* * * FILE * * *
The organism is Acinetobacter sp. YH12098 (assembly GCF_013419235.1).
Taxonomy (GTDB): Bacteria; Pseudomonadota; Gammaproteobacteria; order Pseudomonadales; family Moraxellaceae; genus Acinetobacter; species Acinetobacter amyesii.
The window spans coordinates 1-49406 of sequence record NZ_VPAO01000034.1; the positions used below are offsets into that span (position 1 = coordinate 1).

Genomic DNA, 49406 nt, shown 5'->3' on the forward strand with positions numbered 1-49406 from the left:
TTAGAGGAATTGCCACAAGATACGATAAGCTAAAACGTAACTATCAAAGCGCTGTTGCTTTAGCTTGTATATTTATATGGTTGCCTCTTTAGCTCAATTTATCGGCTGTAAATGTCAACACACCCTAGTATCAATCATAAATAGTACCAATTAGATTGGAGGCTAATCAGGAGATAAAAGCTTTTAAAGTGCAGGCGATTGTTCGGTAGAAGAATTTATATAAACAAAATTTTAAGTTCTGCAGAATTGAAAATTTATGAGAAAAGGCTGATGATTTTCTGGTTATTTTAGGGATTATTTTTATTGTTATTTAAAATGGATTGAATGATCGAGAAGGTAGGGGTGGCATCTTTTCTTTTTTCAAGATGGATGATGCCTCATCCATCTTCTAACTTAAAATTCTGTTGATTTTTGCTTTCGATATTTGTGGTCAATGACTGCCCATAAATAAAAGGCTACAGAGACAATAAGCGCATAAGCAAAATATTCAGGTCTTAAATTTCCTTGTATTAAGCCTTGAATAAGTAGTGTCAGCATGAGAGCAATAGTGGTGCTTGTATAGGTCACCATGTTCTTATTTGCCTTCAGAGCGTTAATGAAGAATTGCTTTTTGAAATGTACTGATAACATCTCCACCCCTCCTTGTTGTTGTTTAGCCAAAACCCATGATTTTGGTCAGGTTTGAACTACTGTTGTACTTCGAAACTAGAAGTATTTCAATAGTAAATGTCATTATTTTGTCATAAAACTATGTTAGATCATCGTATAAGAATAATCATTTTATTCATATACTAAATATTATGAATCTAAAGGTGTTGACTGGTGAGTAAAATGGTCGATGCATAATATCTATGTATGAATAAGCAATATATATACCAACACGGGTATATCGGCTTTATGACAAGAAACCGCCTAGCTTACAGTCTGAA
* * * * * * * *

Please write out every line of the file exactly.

The organism is Acinetobacter sp. YH12098 (assembly GCF_013419235.1).
Taxonomy (GTDB): Bacteria; Pseudomonadota; Gammaproteobacteria; order Pseudomonadales; family Moraxellaceae; genus Acinetobacter; species Acinetobacter amyesii.
The window spans coordinates 1-49406 of sequence record NZ_VPAO01000034.1; the positions used below are offsets into that span (position 1 = coordinate 1).

Genomic DNA, 49406 nt, shown 5'->3' on the forward strand with positions numbered 1-49406 from the left:
TTAGAGGAATTGCCACAAGATACGATAAGCTAAAACGTAACTATCAAAGCGCTGTTGCTTTAGCTTGTATATTTATATGGTTGCCTCTTTAGCTCAATTTATCGGCTGTAAATGTCAACACACCCTAGTATCAATCATAAATAGTACCAATTAGATTGGAGGCTAATCAGGAGATAAAAGCTTTTAAAGTGCAGGCGATTGTTCGGTAGAAGAATTTATATAAACAAAATTTTAAGTTCTGCAGAATTGAAAATTTATGAGAAAAGGCTGATGATTTTCTGGTTATTTTAGGGATTATTTTTATTGTTATTTAAAATGGATTGAATGATCGAGAAGGTAGGGGTGGCATCTTTTCTTTTTTCAAGATGGATGATGCCTCATCCATCTTCTAACTTAAAATTCTGTTGATTTTTGCTTTCGATATTTGTGGTCAATGACTGCCCATAAATAAAAGGCTACAGAGACAATAAGCGCATAAGCAAAATATTCAGGTCTTAAATTTCCTTGTATTAAGCCTTGAATAAGTAGTGTCAGCATGAGAGCAATAGTGGTGCTTGTATAGGTCACCATGTTCTTATTTGCCTTCAGAGCGTTAATGAAGAATTGCTTTTTGAAATGTACTGATAACATCTCCACCCCTCCTTGTTGTTGTTTAGCCAAAACCCATGATTTTGGTCAGGTTTGAACTACTGTTGTACTTCGAAACTAGAAGTATTTCAATAGTAAATGTCATTATTTTGTCATAAAACTATGTTAGATCATCGTATAAGAATAATCATTTTATTCATATACTAAATATTATGAATCTAAAGGTGTTGACTGGTGAGTAAAATGGTCGATGCATAATATCTATGTATGAATAAGCAATATATATACCAACACGGGTATATCGGCTTTATGACAAGAAACCGCCTAGCTTACAGTCTGAA